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Bible Gem 213 - Paul's Two Examples of "unjust" (Rom 9:15-18)

March 25, 2019


Are we saying, then, that God was unfair? Of course not! 

For God said to Moses, "I will show mercy to anyone I choose, and I will show compassion to anyone I choose." 

So it is God who decides to show mercy. We can neither choose it nor work for it. 

For the Scriptures say that God told Pharaoh, "I have appointed you for the very purpose of displaying My power in you and to spread My fame throughout the earth." 

So you see, God chooses to show mercy to some, and He chooses to harden the hearts of others so they refuse to listen. Rom 9:14-18  


In the midst of Paul’s discussion of his rhetorical question “Is God unjust?” he includes two examples for the Roman Christians and us to ponder. 


The first one you may have missed. The second you can’t miss. The second is the example of Pharoah. The first? It's God’s mercy to Israel.

Be careful to read the quotes in the New Testament thoroughly. Remember in the House of the Book (Bible Gemz 27) you were meant to know the Scripture well. So that when a verse was quoted you’re supposed to remember the surrounding context. That is what Paul is doing here. The quote he lifts from the Old Testament is from Exodus 33:19. “For God said to Moses, "I will show mercy to anyone I choose, and I will show compassion to anyone I choose."” Rom 9:15  God has just chosen to have mercy on Moses and the children of Israel. And now He states clearly “I will show mercy to anyone I choose” – His prerogative as God. His special right to choose. Remember, while Moses was on the mountain the Israelites had lost it and made golden calf, Even the high priest was involved. While God was showing His glory to Moses Israel was throwing it back in His face. If justice had been dished out Israelites would have burned to a crisp. But God showed His mercy on those who didn’t deserve it. If you want to talk about unfairness then you would have to declare God “unfair” in showing mercy to Israel at that time. Come on God give them what they deserve. But we don’t say that. We only want to talk about unfairness when we think we have been treated unfairly. Never mind all the times when we are recipients of grace.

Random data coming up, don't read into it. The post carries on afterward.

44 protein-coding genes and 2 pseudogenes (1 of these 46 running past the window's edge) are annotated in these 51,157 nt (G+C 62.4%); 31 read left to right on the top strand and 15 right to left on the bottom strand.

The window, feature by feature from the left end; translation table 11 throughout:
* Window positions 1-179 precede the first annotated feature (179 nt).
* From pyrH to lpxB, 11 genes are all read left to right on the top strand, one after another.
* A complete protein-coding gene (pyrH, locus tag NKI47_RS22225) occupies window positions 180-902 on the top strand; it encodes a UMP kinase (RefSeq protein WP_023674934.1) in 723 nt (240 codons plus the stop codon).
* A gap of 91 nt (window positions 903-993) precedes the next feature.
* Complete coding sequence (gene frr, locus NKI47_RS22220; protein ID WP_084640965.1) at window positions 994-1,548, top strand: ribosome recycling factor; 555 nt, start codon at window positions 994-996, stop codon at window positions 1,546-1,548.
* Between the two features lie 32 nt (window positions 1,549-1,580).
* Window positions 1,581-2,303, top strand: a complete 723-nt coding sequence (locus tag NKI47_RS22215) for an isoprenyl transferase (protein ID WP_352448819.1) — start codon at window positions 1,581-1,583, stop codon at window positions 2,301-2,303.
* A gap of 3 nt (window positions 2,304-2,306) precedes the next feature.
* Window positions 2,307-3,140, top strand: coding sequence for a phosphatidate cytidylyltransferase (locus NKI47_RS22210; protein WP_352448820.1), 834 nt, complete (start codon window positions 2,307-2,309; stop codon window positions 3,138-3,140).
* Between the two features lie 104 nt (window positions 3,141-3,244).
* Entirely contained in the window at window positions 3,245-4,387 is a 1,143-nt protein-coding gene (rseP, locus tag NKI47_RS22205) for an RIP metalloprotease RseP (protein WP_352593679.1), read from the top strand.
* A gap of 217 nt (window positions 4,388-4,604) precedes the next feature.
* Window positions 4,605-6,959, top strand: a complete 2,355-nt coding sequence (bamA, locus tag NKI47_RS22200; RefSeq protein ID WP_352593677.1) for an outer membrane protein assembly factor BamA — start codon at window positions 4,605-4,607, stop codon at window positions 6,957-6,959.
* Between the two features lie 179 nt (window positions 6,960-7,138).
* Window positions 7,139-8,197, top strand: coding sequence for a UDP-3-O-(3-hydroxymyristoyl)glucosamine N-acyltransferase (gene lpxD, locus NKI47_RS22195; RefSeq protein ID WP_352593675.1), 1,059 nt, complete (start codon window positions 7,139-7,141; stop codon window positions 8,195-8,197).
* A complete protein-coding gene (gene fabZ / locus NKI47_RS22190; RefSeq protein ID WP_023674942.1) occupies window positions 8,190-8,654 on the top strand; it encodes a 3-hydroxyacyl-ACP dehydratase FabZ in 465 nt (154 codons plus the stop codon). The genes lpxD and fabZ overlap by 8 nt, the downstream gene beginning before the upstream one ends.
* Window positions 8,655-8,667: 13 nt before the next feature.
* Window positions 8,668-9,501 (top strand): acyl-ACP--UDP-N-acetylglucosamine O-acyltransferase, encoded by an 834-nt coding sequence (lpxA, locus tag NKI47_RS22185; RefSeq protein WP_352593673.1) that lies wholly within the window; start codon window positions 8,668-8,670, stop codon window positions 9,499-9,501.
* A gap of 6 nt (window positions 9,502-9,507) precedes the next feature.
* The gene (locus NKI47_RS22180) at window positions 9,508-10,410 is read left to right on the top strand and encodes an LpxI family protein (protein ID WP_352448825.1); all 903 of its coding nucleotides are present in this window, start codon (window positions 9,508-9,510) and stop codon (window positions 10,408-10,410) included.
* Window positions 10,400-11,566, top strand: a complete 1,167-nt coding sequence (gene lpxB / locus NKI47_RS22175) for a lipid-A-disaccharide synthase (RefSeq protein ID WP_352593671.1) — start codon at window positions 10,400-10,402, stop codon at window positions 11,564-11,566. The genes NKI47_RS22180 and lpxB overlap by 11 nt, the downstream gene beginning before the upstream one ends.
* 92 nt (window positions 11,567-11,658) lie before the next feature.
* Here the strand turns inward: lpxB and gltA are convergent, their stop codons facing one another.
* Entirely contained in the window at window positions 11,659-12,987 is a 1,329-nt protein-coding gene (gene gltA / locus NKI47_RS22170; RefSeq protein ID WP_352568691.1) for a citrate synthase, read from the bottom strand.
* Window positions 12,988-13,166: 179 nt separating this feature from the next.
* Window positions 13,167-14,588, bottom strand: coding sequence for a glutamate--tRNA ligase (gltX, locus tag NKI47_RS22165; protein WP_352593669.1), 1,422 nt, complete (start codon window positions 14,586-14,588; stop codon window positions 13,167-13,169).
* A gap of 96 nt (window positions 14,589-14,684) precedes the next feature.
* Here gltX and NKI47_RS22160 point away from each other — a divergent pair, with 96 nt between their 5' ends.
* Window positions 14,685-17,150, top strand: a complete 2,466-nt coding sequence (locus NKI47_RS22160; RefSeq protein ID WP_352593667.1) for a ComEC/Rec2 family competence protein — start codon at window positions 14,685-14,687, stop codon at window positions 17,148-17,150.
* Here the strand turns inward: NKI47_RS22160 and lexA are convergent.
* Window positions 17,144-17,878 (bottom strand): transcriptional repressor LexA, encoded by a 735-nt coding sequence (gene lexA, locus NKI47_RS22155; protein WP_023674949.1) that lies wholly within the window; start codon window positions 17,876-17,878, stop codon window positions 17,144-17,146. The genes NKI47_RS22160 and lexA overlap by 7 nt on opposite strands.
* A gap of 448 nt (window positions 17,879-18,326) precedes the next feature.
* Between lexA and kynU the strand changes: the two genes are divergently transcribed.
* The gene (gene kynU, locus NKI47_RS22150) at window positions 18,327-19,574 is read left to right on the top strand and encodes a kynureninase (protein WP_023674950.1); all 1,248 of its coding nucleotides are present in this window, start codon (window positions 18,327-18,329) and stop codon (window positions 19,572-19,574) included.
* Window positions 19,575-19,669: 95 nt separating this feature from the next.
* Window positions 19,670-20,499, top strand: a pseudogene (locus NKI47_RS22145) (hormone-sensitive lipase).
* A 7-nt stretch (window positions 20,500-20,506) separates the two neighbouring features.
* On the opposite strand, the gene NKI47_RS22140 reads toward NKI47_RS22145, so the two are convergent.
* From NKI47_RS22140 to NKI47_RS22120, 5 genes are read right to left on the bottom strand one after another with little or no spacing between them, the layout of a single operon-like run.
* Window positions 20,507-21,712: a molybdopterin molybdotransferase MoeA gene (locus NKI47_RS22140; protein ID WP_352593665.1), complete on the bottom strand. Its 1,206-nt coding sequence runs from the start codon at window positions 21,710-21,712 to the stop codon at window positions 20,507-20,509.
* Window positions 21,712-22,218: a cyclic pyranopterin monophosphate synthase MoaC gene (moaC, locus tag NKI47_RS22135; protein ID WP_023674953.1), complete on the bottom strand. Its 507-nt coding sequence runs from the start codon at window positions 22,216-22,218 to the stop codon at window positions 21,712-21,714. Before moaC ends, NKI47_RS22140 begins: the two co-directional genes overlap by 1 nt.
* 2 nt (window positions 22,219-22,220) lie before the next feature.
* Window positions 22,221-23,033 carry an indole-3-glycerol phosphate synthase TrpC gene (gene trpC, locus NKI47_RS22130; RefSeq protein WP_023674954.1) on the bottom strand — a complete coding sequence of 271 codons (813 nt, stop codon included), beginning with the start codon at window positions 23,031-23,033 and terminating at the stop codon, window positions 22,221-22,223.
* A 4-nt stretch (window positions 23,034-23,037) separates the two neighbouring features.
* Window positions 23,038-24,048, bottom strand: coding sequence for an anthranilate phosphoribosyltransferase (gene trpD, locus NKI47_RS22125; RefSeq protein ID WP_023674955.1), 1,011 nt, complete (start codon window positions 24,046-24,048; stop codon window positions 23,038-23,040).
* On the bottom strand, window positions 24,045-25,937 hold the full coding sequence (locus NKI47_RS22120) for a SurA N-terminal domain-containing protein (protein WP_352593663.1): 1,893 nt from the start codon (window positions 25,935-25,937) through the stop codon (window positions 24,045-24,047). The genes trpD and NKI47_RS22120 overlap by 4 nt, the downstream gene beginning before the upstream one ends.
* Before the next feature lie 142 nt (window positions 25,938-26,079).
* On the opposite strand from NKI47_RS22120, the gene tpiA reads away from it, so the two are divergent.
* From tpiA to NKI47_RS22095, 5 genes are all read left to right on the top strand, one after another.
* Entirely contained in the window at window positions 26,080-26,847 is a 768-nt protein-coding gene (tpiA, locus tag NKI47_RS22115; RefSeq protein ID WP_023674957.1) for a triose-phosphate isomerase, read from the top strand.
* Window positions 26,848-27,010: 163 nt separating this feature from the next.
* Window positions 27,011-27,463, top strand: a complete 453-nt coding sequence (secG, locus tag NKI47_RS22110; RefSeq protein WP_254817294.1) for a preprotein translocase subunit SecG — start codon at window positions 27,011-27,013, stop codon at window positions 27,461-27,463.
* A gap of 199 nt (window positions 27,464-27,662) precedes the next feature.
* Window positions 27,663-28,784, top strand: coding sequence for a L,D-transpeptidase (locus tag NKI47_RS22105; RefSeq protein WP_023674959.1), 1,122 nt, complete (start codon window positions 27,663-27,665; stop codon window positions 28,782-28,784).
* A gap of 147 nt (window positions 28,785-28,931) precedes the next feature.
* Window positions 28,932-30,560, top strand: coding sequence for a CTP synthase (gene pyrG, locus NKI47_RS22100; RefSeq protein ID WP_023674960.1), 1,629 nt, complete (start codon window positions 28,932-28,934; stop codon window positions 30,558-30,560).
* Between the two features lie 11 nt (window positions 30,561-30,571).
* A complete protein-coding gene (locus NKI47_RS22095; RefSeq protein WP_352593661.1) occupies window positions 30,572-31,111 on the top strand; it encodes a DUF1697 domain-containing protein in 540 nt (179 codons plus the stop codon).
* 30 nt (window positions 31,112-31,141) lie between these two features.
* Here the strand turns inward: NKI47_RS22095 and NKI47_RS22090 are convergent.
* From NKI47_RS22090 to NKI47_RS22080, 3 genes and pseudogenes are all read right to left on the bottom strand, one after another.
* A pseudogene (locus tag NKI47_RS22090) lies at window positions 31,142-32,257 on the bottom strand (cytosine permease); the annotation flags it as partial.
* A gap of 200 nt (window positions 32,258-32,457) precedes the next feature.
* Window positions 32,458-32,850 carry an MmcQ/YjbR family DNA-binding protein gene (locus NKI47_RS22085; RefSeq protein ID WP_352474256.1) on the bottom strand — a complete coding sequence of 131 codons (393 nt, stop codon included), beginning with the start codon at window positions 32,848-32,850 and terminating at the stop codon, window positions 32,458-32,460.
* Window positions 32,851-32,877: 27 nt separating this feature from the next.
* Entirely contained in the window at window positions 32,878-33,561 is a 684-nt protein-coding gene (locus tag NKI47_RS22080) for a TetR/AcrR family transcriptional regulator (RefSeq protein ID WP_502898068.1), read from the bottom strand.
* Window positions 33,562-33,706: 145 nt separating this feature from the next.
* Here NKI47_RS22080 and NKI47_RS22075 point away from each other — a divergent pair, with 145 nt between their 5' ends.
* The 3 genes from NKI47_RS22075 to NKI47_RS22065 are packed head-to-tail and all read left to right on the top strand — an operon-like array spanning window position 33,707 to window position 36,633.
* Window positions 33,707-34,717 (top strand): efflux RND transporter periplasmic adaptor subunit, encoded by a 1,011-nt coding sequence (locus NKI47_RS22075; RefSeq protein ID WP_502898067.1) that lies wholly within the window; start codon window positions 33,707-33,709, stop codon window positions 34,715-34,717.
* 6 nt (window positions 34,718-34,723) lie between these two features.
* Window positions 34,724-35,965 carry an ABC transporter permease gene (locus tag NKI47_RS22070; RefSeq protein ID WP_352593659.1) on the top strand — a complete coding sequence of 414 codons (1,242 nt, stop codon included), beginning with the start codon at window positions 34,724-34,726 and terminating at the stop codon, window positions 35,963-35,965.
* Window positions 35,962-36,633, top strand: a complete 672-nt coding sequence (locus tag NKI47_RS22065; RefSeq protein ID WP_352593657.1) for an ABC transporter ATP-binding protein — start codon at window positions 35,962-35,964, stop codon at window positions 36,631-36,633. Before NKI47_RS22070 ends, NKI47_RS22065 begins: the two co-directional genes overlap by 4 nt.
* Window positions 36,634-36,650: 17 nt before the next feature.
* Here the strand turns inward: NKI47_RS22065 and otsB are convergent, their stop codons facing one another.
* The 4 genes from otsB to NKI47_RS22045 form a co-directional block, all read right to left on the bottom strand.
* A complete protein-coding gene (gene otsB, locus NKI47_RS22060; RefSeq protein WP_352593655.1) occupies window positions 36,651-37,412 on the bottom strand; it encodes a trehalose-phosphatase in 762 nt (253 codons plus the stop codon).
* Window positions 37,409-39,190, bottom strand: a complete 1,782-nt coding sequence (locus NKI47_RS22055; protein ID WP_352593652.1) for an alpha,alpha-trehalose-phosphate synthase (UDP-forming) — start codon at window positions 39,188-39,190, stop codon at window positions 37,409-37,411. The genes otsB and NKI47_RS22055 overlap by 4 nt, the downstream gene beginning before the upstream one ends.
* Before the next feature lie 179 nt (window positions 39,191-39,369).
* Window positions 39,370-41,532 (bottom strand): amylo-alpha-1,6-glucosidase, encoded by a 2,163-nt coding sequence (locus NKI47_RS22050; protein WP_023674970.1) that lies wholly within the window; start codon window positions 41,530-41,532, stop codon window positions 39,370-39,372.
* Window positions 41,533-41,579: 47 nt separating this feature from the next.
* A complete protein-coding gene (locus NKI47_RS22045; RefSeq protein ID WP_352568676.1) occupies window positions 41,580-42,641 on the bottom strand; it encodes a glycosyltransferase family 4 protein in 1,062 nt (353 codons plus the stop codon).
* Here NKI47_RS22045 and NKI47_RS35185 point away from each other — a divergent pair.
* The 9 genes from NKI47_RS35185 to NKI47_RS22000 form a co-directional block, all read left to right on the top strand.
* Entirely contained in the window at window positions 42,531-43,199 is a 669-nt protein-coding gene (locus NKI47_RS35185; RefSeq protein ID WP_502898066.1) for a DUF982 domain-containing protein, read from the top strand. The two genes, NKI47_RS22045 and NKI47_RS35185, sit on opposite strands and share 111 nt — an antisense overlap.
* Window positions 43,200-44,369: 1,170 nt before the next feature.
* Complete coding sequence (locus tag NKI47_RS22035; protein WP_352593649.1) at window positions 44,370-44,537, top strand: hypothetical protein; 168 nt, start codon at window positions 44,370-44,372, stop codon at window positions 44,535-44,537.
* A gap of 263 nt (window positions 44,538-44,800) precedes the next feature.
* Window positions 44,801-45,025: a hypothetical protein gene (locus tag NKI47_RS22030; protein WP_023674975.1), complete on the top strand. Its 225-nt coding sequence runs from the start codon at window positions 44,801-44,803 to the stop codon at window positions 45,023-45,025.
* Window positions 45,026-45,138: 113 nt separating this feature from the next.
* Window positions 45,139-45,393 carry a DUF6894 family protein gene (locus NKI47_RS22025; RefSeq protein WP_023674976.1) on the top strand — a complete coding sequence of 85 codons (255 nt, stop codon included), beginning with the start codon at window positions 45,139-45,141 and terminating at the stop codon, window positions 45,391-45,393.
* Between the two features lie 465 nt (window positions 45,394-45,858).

Then Paul moves to his second example: let’s talk about God hardening Pharaoh’s heart infers Paul. Exodus 9:12, 10:1, 2, 27 11:10 14:4, 8 and 17. But that is not fair. How can God do that? Why does he blame us if He is the one who sets us on a predetermined course? These are deep theological questions. How and Why indeed? That’s not fair. Oh you want to talk about unfairness? Paul is using the example of Pharoah in an interesting way. He has only clipped a part of it and then he adds “God chooses to show mercy to some, and He chooses to harden the hearts of others so they refuse to listen.” Don’t forget that there is also Exodus 7:13, 14, 22, 8:15, 19, 32, 9:7, 34 and 35 which indicate Pharoah hardened his heart. 


Does this remind you of anything else in Romans? What about “God gave them over”? (Bible Gem 141) It is the same principle that Paul has spelled out earlier coming back in the example of Pharoah. Do you want to accuse God of being unfair? No don’t forget Romans 2:4 in that context. “Don't you see how wonderfully kind, tolerant, and patient God is with you? Does this mean nothing to you? Can't you see that His kindness is intended to turn you from your sin?”  



Discipline is the bridge between goals and accomplishments.


Alone we can do so little, together we can do so much.  Helen Keller

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